The facilitation of activities, with the emphasis on our interaction with the environment and each other, promotes awareness of each individual’s role in making the group experience a positive one.
First timers to seasoned paddlers can explore the 15 miles of protected waters in the beautiful Morro Bay Estuary/Bird Sanctuary. Morro Bay is composed of 2300 acres of mud flats, eelgrass beds, tidal wetlands and open water. Morro Bay is a major West Coast wintering area for over 100 species of birds. Its waters are home to California Sea Lions and Harbor Seals, which use the mud flats as a hauling out area. Many types of marine invertebrates and fish are also abundant in the bay. The sand spit, which forms Morro Bay, is an excellent place to walk among the dunes, beachcomb, picnic or simply enjoy the solitude of over five miles of quiet beach. Easy flat-water access coupled with the abundance of nature make Morro Bay an ideal kayaking destination.
Because of the user friendly conditions and kayaks, groups of all experience levels are certain to have a great time. Many school biology and natural history programs come out with us due to the unique estuarine environment and scientific potential.
Explore the sand dune spit that protects Morro Bay
The Museum of Natural History is located in Morro Bay State Park and is within minutes of the Heron Rookery, Montaña de Oro State Park, the El Moro Elfin Forest and Audubon's Sweet Springs Nature Preserve. The Museum overlooks Morro Bay which is both a State and National Estuary. Entry fees are $2 for adults and free to children 16 and under. The Museum is open from 10:00 am to 5:00 pm every day of the year.
And a few other optional activities… Journal & Reflective Activity Map & Compass Orienteering Animal Tracking
26 miles north of Morro Bay is… Hearst Castle And another 5 miles further north is the elephant seal colony at Piedras Blancas, which is currently 7,500 strong and a rich educational opportunity. Optional Day Trips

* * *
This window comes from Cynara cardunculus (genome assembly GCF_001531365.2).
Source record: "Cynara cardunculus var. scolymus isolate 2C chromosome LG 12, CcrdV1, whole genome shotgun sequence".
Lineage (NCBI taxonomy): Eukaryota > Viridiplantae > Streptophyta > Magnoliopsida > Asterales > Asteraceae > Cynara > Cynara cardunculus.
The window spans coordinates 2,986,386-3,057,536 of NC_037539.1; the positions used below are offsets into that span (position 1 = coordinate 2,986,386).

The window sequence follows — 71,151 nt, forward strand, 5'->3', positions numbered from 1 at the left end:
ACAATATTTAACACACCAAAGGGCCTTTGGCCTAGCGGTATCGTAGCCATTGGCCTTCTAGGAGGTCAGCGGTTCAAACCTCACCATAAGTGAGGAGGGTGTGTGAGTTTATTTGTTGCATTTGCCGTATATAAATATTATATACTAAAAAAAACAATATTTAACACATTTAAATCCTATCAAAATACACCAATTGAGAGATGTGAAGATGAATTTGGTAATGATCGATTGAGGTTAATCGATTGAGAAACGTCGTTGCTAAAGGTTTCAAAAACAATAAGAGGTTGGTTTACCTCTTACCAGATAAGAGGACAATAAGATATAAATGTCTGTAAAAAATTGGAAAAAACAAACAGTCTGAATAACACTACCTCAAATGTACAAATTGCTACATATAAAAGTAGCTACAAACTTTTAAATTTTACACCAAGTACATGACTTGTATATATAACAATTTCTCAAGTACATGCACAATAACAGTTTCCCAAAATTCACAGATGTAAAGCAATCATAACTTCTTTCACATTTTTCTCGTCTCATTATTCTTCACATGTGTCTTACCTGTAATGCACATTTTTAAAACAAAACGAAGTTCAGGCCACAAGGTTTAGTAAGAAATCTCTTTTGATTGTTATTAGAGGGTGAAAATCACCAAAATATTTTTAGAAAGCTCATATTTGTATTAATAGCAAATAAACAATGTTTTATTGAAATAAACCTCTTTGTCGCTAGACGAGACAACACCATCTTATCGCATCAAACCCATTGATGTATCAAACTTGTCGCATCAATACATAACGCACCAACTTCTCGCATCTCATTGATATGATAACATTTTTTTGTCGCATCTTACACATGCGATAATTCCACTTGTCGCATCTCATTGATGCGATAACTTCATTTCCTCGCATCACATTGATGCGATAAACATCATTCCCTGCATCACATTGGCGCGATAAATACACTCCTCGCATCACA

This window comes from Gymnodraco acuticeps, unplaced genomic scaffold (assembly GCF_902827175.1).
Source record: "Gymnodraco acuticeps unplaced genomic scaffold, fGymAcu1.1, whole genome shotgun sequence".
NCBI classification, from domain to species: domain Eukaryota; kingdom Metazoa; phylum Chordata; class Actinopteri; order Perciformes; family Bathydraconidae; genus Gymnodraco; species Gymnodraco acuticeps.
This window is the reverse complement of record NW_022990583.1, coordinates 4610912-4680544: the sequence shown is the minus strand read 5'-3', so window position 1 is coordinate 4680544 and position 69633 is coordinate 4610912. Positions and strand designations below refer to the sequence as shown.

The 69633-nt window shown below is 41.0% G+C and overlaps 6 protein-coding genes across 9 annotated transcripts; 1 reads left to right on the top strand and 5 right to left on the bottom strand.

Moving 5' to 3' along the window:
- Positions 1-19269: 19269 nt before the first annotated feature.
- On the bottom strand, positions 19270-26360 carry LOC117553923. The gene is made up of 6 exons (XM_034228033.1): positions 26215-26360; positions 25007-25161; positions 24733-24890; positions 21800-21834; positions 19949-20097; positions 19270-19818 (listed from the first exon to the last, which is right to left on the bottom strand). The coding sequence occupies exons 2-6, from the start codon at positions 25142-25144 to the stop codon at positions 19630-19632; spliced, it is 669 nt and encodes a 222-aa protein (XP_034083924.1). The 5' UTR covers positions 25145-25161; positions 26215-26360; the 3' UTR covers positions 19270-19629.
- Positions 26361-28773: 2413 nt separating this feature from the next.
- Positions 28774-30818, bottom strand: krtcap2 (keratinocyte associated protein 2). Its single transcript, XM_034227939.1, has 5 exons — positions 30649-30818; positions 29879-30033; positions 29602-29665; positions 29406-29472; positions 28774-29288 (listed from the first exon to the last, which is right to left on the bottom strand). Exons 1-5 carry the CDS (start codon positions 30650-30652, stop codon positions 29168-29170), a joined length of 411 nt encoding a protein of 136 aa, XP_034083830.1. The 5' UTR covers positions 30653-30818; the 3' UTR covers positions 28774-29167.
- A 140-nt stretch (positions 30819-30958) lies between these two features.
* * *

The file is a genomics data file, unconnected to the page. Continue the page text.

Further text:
Ask about… Allergies, Medications, and Special Dietary Needs
Equipment Reminders Follow your equipment list. Pack together. Adult and student can double check the contents of the gear bag. All clothing should fit in a medium size duffle. A day pack is essential to move about the program with water, some food, extra layers of clothing, and personal incidentals. Utensil Kit that may be reused for each meal and a cup that can handle hot & cold liquids.
Rain gear is a must. ( water-proof shell) Rain Ponchos are fine. Comfortable closed toed shoes are required. Light weight hikers or tennis shoes with a few pairs of good outdoor socks (non-cotton). A good water bottle (quart or liter). The proper sleeping bag (check your equipment list for specifics). A ground pad for underneath you and your sleeping bag.
Plastic bag protection. A half dozen, 1 or 2 gallon storage ziplocks are good for protecting clothing in a gear bag from moisture. Along with a couple hefty 15 to 30 gallon bags to line your gear bag and sleeping bag (& daypack). Don’t send gear that you could not afford lost or broken (expensive cameras, cell phones, and other electronics). A handy disposable camera would be just fine. Follow your equipment list, ask questions, borrow from friends.